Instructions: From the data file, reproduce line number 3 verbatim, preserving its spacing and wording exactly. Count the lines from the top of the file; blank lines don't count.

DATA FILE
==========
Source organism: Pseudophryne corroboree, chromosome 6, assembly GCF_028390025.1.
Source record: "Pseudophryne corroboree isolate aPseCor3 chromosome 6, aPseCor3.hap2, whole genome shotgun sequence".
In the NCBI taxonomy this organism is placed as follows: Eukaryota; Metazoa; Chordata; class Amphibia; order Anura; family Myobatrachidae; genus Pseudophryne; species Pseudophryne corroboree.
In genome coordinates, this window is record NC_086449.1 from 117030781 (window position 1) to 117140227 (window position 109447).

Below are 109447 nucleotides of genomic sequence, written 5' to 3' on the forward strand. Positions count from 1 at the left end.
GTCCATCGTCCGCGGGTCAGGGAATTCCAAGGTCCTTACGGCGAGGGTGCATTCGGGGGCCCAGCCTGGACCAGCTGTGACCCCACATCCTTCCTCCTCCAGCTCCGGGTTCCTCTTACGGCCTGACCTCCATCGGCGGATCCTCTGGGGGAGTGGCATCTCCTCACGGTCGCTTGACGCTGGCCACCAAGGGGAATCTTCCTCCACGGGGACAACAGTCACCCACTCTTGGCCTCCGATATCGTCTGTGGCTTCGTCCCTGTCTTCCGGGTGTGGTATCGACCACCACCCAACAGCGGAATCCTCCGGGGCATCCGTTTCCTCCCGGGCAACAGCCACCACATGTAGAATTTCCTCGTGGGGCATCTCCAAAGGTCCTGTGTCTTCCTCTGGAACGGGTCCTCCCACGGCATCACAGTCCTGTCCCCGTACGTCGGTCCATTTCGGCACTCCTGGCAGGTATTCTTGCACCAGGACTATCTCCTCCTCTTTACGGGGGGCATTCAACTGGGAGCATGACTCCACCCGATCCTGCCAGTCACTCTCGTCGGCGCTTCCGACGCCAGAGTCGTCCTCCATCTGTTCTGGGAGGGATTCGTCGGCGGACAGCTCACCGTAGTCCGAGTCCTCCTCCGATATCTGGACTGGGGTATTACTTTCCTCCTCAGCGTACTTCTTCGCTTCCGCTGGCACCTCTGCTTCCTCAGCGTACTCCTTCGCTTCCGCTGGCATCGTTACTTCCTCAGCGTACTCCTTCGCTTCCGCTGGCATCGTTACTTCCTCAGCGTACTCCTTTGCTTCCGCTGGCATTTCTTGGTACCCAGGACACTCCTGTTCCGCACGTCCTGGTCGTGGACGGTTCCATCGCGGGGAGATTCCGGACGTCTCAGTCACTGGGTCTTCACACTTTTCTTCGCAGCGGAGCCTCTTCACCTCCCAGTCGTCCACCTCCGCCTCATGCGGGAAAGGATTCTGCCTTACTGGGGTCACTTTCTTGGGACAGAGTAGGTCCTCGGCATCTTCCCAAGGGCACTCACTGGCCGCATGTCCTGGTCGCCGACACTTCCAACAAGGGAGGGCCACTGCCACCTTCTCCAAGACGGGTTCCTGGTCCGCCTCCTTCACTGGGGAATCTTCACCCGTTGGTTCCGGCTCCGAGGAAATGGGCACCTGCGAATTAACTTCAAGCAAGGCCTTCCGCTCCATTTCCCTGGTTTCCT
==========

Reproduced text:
In the NCBI taxonomy this organism is placed as follows: Eukaryota; Metazoa; Chordata; class Amphibia; order Anura; family Myobatrachidae; genus Pseudophryne; species Pseudophryne corroboree.